Economy

Is there really a national skills shortage? The evidence is thin

Despite claims of politicians

(Photo: Norm Betts/Bloomberg/Getty)

(Photo: Norm Betts/Bloomberg/Getty)

Nearly five years after the recession, the country’s unemployment rate sits above its pre-downturn level, at 7.2%. One theory to explain this is that the country is grappling with a skills mismatch—there are plenty of jobs available, but Canadians don’t have the necessary training to do them. The federal government talked up this idea leading up to the release of its 2013–14 budget. Human Resources and Skills Development Minister Diane Finley characterized the mismatch as possibly “the biggest socio-economic challenge that we have” right now because they hinder job creation and economic growth.

The weight of evidence, however, suggests the skills mismatch is exaggerated. A recent Bank of Montreal note pointed out the percentage of businesses reporting difficulty hiring in the Bank of Canada’s business outlook survey is 25%, well below the 15-year average of 35%. When severe labour shortages do exist, employers typically respond by raising pay. That’s not happening either. Wage growth has averaged around 2% annually, roughly in line with inflation. “For the economy as a whole, I don’t feel it’s our most pressing problem,” says BMO chief economist Doug Porter. “A shortage of jobs is actually a bigger issue.” Finley’s own department examined labour projections from 2011 to 2020 and found there was “limited evidence of imbalances between labour demand and supply in recent years.” The study concluded “no major imbalances by skill level are projected over the next decade.”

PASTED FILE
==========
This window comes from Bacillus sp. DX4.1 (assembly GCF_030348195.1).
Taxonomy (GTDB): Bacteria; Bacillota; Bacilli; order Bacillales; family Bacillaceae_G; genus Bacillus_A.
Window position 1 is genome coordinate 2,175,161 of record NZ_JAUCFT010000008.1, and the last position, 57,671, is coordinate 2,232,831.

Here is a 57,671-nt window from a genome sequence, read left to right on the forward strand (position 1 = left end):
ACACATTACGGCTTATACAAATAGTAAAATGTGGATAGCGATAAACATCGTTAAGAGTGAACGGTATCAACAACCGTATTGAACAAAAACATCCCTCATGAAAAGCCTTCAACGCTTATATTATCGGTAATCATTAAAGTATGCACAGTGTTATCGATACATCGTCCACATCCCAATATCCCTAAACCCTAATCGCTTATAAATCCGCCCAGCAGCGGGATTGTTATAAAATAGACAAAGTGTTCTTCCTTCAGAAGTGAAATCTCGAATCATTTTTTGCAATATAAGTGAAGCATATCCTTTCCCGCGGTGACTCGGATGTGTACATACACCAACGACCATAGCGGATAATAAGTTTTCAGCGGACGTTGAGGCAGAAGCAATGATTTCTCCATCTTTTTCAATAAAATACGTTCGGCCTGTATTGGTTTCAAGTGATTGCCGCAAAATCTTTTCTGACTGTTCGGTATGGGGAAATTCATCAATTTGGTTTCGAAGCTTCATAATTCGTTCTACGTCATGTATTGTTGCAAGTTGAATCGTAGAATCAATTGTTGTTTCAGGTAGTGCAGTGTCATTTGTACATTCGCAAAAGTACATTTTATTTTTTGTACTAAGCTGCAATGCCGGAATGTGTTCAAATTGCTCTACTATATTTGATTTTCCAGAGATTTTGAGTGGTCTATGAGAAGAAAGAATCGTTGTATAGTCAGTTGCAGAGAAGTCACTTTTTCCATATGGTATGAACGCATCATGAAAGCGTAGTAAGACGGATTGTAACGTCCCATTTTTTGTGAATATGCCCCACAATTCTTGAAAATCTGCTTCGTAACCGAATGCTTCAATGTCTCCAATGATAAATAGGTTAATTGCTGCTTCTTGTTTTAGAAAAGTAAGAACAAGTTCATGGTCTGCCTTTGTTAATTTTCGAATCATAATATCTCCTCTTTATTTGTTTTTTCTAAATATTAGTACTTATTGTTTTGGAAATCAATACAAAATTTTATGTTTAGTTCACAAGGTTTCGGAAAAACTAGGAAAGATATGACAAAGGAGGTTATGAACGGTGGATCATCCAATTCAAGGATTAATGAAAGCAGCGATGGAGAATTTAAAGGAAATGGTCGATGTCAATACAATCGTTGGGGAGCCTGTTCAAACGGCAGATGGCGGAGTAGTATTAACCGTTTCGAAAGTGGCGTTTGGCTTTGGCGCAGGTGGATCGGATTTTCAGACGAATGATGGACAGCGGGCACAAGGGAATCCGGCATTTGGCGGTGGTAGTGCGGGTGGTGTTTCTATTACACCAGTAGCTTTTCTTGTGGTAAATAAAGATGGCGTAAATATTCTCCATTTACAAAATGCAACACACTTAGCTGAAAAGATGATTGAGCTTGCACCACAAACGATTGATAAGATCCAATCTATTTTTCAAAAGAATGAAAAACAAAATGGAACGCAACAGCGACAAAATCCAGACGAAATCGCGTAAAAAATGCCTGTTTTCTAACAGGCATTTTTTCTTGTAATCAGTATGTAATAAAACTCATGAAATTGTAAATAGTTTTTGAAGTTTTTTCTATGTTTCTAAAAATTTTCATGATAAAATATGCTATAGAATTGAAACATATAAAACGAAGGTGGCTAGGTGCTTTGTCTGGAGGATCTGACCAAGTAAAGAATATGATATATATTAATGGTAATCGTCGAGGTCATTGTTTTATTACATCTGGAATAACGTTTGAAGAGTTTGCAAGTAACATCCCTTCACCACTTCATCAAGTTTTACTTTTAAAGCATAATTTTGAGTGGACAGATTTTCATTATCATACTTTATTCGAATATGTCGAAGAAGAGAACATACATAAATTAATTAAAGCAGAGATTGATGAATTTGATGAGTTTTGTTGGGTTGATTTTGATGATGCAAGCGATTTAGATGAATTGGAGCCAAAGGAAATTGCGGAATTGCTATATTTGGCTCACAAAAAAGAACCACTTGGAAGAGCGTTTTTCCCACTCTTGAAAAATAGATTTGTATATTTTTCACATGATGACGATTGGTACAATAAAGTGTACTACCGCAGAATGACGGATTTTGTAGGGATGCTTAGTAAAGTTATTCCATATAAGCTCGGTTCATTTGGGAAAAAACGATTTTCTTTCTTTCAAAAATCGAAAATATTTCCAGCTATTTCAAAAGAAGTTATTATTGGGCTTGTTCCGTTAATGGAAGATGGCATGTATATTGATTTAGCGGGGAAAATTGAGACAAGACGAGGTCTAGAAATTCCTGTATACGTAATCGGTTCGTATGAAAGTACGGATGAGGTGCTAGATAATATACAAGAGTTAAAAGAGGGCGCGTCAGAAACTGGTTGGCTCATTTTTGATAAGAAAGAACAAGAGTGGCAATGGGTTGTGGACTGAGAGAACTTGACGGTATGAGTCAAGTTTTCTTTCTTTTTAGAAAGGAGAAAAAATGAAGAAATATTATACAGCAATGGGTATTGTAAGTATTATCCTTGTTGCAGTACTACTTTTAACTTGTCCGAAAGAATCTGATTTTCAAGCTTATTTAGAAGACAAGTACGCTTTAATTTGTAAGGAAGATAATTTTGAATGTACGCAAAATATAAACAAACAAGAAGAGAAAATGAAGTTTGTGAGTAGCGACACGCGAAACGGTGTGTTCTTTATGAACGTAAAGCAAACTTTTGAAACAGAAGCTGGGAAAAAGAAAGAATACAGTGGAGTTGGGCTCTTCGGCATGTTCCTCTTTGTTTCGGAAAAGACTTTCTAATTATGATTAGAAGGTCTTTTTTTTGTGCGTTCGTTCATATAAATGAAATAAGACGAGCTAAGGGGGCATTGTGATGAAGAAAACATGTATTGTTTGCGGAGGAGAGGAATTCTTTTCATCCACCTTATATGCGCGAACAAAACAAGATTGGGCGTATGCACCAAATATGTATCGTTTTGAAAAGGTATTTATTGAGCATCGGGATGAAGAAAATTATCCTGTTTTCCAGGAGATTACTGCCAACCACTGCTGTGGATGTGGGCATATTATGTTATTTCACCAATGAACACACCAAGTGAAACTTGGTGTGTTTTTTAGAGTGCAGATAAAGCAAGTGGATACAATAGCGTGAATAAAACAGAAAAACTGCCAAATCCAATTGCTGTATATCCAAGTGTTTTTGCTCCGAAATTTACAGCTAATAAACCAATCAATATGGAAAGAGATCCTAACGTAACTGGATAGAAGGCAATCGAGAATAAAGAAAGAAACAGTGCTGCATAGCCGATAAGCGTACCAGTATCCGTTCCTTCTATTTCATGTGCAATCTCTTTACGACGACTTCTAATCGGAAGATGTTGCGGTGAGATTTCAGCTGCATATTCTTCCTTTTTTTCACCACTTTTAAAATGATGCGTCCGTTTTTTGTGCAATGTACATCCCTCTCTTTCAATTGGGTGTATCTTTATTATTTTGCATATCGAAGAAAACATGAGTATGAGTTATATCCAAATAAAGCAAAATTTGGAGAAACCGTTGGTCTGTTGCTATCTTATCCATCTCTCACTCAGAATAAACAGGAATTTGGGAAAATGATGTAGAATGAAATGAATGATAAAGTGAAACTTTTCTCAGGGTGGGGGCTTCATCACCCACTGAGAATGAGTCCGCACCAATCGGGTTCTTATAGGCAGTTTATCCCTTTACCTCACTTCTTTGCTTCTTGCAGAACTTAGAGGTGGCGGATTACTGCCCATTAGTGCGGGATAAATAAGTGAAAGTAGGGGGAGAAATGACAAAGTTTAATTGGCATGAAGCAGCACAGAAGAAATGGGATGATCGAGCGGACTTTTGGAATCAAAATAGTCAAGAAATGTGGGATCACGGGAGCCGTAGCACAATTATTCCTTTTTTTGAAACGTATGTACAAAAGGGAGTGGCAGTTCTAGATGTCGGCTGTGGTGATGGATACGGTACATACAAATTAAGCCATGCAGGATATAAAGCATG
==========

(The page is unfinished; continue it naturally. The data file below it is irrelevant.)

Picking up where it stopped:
So what’s going on? Turns out there are genuine labour shortages in some parts of Alberta and Saskatchewan, particularly in resource extraction industries, but it’s not a national issue. Experienced workers for western oil, gas and mining firms may indeed be in short supply, and unemployed Canadians may not be willing to move their families to the Prairies. The issue is likely that firms are simply not raising wages enough to entice job-seekers. There are concerns that in some cases companies have little incentive to do so when they can access inexpensive labour through the federal Temporary Foreign Worker Program, which has expanded dramatically over the past few years. The number of temporary foreign workers has increased 36% to 338,189 since 2008. The federal government is currently reviewing the program.

Skills shortages will continue to exist in certain industries and regions, but not enough to jeopardize the entire economy. The HRSDC study pointed out the health-care and resource sectors will face hiring challenges, for example. How governments respond is important, though. Encouraging people to flood into any particular industry can backfire if circumstances change. “The idea that you can perfectly manage a labour shortage is nonsense,” says Alex Usher, founder of Higher Education Strategy Associates. A better approach, Usher says, is to ensure job-seekers have easily accessible labour-market information to make their own decisions. Talking up a skills mismatch that doesn’t exist could actually make things worse.